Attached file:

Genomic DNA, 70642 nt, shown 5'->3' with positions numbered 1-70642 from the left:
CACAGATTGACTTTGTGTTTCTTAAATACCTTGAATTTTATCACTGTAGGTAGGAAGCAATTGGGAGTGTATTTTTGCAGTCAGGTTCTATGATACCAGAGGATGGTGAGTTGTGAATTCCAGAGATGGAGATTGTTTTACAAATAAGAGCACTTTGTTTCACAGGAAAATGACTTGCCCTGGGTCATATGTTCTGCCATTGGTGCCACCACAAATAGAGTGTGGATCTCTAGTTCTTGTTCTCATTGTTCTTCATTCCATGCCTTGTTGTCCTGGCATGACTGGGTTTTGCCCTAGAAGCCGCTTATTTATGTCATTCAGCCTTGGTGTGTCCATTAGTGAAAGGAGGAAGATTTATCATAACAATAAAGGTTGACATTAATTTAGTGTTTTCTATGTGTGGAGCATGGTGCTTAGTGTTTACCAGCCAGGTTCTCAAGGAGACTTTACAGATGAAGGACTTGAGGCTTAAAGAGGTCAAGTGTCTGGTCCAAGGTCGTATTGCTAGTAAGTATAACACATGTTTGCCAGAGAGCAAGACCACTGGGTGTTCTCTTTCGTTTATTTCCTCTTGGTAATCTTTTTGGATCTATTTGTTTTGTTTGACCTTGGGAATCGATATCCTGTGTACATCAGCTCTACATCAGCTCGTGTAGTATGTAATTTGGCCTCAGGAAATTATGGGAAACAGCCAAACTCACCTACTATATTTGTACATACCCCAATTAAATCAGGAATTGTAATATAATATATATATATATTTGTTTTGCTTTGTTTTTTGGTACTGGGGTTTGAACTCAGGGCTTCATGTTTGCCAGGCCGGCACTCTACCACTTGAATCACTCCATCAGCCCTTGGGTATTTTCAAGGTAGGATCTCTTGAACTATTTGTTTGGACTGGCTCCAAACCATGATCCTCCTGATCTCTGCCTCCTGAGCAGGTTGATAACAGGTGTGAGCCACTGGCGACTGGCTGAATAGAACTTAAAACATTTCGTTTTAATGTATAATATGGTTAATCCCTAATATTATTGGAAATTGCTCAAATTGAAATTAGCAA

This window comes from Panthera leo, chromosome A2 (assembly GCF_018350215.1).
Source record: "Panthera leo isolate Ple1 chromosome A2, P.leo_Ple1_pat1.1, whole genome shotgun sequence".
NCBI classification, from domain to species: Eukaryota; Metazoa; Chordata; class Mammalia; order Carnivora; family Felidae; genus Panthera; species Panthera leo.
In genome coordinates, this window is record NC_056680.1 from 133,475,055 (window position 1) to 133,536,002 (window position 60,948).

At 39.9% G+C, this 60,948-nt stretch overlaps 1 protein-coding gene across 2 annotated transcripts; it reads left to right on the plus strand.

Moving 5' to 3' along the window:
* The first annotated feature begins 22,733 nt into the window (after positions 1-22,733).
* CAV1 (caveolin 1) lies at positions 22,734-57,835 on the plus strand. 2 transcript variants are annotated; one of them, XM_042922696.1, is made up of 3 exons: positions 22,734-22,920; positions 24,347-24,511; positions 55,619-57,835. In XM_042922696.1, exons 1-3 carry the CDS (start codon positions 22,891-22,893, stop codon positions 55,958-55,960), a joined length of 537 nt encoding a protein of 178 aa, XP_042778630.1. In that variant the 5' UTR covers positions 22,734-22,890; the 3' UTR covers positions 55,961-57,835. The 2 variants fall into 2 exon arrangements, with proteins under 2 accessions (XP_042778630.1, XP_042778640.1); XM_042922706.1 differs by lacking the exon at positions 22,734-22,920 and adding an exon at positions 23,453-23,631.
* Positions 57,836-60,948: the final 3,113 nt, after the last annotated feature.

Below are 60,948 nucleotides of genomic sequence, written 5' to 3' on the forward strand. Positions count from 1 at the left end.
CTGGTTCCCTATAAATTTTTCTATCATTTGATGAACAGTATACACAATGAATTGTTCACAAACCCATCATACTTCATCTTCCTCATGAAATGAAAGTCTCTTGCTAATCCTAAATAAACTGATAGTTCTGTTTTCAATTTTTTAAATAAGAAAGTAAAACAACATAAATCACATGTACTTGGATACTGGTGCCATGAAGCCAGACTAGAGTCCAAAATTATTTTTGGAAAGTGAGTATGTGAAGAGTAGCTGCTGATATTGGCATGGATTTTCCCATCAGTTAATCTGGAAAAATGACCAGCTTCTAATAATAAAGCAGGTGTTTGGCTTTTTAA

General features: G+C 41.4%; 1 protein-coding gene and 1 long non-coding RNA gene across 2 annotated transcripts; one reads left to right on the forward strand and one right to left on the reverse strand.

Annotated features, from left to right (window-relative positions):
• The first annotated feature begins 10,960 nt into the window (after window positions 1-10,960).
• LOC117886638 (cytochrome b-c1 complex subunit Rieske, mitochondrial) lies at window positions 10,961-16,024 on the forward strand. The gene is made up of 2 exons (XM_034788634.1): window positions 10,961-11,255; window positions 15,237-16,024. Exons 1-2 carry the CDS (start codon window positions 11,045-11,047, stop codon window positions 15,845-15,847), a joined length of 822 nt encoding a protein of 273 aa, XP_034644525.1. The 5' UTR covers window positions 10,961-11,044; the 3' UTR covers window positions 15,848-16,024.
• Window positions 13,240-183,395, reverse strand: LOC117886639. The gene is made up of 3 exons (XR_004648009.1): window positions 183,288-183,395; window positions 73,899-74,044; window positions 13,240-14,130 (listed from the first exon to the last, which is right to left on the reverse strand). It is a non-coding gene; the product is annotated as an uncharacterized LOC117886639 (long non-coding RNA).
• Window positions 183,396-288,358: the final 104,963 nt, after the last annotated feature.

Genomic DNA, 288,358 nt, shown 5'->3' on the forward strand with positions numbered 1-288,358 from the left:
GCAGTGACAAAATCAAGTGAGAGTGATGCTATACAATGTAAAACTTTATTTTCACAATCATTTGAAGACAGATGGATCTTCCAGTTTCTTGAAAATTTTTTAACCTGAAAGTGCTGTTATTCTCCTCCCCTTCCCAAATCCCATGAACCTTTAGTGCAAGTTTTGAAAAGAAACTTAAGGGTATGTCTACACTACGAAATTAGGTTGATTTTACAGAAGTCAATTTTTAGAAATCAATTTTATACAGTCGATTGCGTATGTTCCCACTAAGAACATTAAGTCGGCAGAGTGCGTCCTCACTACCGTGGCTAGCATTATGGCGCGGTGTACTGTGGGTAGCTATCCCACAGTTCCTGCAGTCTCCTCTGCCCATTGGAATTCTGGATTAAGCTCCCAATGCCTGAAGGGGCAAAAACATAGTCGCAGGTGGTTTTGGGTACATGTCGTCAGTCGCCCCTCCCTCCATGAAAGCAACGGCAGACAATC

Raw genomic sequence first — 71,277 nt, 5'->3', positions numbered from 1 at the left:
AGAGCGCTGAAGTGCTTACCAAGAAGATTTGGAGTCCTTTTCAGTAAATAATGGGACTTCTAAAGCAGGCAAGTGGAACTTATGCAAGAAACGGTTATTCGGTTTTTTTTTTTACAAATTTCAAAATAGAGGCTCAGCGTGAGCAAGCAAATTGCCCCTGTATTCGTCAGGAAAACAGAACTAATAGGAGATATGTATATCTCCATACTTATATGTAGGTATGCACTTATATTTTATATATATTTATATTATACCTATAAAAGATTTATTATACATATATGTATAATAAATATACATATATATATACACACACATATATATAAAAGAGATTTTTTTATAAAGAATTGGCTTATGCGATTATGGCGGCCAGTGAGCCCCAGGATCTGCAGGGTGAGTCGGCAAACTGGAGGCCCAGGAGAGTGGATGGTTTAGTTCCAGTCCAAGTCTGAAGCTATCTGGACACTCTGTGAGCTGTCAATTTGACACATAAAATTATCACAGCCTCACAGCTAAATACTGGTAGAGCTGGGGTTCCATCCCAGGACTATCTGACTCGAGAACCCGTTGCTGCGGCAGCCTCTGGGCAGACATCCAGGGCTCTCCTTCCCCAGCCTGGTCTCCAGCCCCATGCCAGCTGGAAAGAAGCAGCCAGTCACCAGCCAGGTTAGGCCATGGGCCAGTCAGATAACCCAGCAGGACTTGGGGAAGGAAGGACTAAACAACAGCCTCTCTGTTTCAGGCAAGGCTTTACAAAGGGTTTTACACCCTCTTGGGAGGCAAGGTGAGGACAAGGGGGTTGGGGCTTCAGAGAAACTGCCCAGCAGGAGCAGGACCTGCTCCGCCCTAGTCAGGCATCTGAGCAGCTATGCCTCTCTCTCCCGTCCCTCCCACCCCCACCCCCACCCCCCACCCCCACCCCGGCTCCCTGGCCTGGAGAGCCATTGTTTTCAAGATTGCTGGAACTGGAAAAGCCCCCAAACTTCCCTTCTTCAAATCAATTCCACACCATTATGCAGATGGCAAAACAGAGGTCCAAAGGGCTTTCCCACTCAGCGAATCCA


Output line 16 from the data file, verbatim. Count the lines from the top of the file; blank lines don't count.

• The first annotated feature begins 10,960 nt into the window (after window positions 1-10,960).